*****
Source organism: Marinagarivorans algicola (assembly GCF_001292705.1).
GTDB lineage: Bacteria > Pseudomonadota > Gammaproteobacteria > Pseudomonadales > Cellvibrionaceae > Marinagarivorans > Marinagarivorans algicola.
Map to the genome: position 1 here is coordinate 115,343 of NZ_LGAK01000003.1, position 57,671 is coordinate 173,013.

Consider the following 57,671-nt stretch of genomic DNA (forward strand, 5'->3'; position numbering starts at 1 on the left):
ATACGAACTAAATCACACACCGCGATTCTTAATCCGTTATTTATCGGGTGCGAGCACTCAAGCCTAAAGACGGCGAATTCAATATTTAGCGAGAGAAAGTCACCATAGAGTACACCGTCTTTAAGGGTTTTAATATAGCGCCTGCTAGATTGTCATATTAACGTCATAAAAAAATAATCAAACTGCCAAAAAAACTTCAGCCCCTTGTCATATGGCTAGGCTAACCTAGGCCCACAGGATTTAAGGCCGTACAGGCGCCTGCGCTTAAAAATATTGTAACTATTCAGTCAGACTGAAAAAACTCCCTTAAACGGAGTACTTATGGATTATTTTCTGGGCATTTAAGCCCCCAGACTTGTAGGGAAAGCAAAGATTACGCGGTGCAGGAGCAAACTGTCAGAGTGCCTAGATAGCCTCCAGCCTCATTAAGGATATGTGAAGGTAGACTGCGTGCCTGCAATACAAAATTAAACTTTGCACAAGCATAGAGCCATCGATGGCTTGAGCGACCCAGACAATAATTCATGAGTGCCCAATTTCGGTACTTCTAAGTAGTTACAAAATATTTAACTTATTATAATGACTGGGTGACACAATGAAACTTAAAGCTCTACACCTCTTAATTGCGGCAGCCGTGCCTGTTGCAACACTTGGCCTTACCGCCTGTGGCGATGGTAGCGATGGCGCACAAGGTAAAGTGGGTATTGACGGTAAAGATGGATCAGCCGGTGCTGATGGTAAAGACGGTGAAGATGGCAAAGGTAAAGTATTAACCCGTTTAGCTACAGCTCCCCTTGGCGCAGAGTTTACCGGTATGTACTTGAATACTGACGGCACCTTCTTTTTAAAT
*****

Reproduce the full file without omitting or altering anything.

Source organism: Marinagarivorans algicola (assembly GCF_001292705.1).
GTDB lineage: Bacteria > Pseudomonadota > Gammaproteobacteria > Pseudomonadales > Cellvibrionaceae > Marinagarivorans > Marinagarivorans algicola.
Map to the genome: position 1 here is coordinate 115,343 of NZ_LGAK01000003.1, position 57,671 is coordinate 173,013.

Consider the following 57,671-nt stretch of genomic DNA (forward strand, 5'->3'; position numbering starts at 1 on the left):
ATACGAACTAAATCACACACCGCGATTCTTAATCCGTTATTTATCGGGTGCGAGCACTCAAGCCTAAAGACGGCGAATTCAATATTTAGCGAGAGAAAGTCACCATAGAGTACACCGTCTTTAAGGGTTTTAATATAGCGCCTGCTAGATTGTCATATTAACGTCATAAAAAAATAATCAAACTGCCAAAAAAACTTCAGCCCCTTGTCATATGGCTAGGCTAACCTAGGCCCACAGGATTTAAGGCCGTACAGGCGCCTGCGCTTAAAAATATTGTAACTATTCAGTCAGACTGAAAAAACTCCCTTAAACGGAGTACTTATGGATTATTTTCTGGGCATTTAAGCCCCCAGACTTGTAGGGAAAGCAAAGATTACGCGGTGCAGGAGCAAACTGTCAGAGTGCCTAGATAGCCTCCAGCCTCATTAAGGATATGTGAAGGTAGACTGCGTGCCTGCAATACAAAATTAAACTTTGCACAAGCATAGAGCCATCGATGGCTTGAGCGACCCAGACAATAATTCATGAGTGCCCAATTTCGGTACTTCTAAGTAGTTACAAAATATTTAACTTATTATAATGACTGGGTGACACAATGAAACTTAAAGCTCTACACCTCTTAATTGCGGCAGCCGTGCCTGTTGCAACACTTGGCCTTACCGCCTGTGGCGATGGTAGCGATGGCGCACAAGGTAAAGTGGGTATTGACGGTAAAGATGGATCAGCCGGTGCTGATGGTAAAGACGGTGAAGATGGCAAAGGTAAAGTATTAACCCGTTTAGCTACAGCTCCCCTTGGCGCAGAGTTTACCGGTATGTACTTGAATACTGACGGCACCTTCTTTTTAAAT